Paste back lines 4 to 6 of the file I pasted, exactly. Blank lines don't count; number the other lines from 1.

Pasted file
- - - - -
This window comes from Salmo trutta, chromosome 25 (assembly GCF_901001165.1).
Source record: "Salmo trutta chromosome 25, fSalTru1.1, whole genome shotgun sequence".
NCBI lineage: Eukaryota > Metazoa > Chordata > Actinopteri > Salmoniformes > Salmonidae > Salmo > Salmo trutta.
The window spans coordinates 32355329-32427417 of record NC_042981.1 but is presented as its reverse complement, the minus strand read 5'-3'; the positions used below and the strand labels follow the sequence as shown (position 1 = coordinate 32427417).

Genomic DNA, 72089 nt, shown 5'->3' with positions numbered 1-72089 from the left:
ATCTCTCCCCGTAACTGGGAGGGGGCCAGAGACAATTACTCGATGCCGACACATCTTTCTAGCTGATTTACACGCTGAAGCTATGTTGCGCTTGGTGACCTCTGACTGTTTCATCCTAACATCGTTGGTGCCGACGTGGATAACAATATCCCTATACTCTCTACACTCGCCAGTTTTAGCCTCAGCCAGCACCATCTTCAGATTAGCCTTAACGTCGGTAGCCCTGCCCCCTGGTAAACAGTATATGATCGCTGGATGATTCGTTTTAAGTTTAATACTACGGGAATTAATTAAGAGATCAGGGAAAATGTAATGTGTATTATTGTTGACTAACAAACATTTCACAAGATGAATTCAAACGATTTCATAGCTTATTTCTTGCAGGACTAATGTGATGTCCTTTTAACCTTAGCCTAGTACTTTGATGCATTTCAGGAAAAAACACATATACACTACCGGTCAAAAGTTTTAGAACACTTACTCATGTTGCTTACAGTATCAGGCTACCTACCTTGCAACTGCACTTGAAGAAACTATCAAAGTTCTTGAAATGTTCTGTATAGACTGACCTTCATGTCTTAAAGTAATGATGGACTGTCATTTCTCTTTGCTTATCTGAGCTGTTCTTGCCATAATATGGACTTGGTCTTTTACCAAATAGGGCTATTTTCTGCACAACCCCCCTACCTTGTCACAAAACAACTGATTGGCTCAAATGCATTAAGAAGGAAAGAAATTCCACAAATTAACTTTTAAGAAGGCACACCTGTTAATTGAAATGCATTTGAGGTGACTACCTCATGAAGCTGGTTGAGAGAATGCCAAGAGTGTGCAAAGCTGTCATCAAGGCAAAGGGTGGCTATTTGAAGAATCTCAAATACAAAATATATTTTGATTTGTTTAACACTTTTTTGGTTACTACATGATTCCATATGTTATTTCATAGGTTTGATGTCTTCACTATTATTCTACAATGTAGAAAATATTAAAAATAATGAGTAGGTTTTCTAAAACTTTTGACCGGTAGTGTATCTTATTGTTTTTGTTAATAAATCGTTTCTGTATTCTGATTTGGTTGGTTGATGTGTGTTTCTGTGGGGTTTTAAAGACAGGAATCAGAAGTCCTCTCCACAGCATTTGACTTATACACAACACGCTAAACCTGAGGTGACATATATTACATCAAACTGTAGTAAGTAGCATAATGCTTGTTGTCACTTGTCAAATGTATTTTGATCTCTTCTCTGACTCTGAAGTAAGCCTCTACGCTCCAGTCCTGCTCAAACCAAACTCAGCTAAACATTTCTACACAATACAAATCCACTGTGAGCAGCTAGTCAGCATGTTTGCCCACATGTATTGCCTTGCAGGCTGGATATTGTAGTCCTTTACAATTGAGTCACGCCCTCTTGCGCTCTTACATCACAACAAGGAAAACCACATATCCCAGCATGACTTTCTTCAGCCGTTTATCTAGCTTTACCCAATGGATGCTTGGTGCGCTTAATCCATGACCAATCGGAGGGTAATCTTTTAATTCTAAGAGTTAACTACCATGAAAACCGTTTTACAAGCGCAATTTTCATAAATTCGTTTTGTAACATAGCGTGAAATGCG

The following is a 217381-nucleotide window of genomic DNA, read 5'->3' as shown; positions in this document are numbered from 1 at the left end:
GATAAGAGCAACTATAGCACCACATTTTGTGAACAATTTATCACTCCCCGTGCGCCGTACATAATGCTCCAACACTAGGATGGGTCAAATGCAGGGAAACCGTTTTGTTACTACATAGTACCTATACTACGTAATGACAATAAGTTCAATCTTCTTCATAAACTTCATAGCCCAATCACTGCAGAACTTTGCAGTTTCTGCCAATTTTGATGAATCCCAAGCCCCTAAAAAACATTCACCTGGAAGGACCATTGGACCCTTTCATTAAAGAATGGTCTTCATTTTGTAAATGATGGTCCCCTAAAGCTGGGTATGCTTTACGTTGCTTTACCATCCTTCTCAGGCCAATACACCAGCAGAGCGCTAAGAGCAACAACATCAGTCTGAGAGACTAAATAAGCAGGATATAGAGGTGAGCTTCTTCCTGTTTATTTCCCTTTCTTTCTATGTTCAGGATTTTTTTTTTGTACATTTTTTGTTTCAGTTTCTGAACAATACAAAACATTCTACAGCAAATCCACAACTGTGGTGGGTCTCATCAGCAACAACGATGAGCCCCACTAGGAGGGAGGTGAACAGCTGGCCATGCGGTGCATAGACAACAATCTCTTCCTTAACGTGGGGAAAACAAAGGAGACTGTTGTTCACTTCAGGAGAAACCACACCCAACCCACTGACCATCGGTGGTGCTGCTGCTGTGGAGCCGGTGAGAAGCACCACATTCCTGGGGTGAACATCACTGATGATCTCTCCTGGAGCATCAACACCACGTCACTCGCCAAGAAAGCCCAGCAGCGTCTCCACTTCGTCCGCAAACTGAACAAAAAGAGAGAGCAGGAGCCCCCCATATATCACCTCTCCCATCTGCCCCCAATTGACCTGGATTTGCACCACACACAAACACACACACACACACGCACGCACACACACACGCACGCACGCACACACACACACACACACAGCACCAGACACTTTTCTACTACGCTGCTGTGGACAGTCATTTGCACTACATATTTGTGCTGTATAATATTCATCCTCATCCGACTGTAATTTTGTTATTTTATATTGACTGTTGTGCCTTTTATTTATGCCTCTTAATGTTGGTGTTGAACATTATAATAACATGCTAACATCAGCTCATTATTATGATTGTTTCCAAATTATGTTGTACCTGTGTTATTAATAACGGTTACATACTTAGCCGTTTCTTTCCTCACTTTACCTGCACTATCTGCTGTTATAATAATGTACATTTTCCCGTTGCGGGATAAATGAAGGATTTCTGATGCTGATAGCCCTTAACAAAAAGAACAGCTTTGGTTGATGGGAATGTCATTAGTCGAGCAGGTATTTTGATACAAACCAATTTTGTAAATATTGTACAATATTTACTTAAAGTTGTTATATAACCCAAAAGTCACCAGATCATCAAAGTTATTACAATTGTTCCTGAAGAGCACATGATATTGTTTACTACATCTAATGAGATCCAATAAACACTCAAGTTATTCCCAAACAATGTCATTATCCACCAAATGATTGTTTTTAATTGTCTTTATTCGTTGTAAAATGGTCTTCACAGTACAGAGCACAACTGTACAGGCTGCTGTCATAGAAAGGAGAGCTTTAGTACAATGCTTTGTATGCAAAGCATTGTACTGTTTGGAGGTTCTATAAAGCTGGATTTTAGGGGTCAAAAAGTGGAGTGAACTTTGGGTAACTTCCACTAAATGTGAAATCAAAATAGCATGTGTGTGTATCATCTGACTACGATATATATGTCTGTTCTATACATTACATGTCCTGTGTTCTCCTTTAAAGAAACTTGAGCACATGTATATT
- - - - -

The window spans coordinates 32355329-32427417 of record NC_042981.1 but is presented as its reverse complement, the minus strand read 5'-3'; the positions used below and the strand labels follow the sequence as shown (position 1 = coordinate 32427417).

Genomic DNA, 72089 nt, shown 5'->3' with positions numbered 1-72089 from the left:
ATCTCTCCCCGTAACTGGGAGGGGGCCAGAGACAATTACTCGATGCCGACACATCTTTCTAGCTGATTTACACGCTGAAGCTATGTTGCGCTTGGTGACCTCTGACTGTTTCATCCTAACATCGTTGGTGCCGACGTGGATAACAATATCCCTATACTCTCTACACTCGCCAGTTTTAGCCTCAGCCAGCACCATCTTCAGATTAGCCTTAACGTCGGTAGCCCTGCCCCCTGGTAAACAGTATATGATCGCTGGATGATTCGTTTTAAGTTTAATACTACGGGAATTAATTAAGAGATCAGGGAAAATGTAATGTGTATTATTGTTGACTAACAAACATTTCACAAGATGAATTCAAACGATTTCATAGCTTATTTCTTGCAGGACTAATGTGATGTCCTTTTAACCTTAGCCTAGTACTTTGATGCATTTCAGGAAAAAACACATATACACTACCGGTCAAAAGTTTTAGAACACTTACTCATGTTGCTTACAGTATCAGGCTACCTACCTTGCAACTGCACTTGAAGAAACTATCAAAGTTCTTGAAATGTTCTGTATAGACTGACCTTCATGTCTTAAAGTAATGATGGACTGTCATTTCTCTTTGCTTATCTGAGCTGTTCTTGCCATAATATGGACTTGGTCTTTTACCAAATAGGGCTATTTTCTGCACAACCCCCCTACCTTGTCACAAAACAACTGATTGGCTCAAATGCATTAAGAAGGAAAGAAATTCCACAAATTAACTTTTAAGAAGGCACACCTGTTAATTGAAATGCATTTGAGGTGACTACCTCATGAAGCTGGTTGAGAGAATGCCAAGAGTGTGCAAAGCTGTCATCAAGGCAAAGGGTGGCTATTTGAAGAATCTCAAATACAAAATATATTTTGATTTGTTTAACACTTTTTTGGTTACTACATGATTCCATATGTTATTTCATAGGTTTGATGTCTTCACTATTATTCTACAATGTAGAAAATATTAAAAATAATGAGTAGGTTTTCTAAAACTTTTGACCGGTAGTGTATCTTATTGTTTTTGTTAATAAATCGTTTCTGTATTCTGATTTGGTTGGTTGATGTGTGTTTCTGTGGGGTTTTAAAGACAGGAATCAGAAGTCCTCTCCACAGCATTTGACTTATACACAACACGCTAAACCTGAGGTGACATATATTACATCAAACTGTAGTAAGTAGCATAATGCTTGTTGTCACTTGTCAAATGTATTTTGATCTCTTCTCTGACTCTGAAGTAAGCCTCTACGCTCCAGTCCTGCTCAAACCAAACTCAGCTAAACATTTCTACACAATACAAATCCACTGTGAGCAGCTAGTCAGCATGTTTGCCCACATGTATTGCCTTGCAGGCTGGATATTGTAGTCCTTTACAATTGAGTCACGCCCTCTTGCGCTCTTACATCACAACAAGGAAAACCACATATCCCAGCATGACTTTCTTCAGCCGTTTATCTAGCTTTACCCAATGGATGCTTGGTGCGCTTAATCCATGACCAATCGGAGGGTAATCTTTTAATTCTAAGAGTTAACTACCATGAAAACCGTTTTACAAGCGCAATTTTCATAAATTCGTTTTGTAACATAGCGTGAAATGCG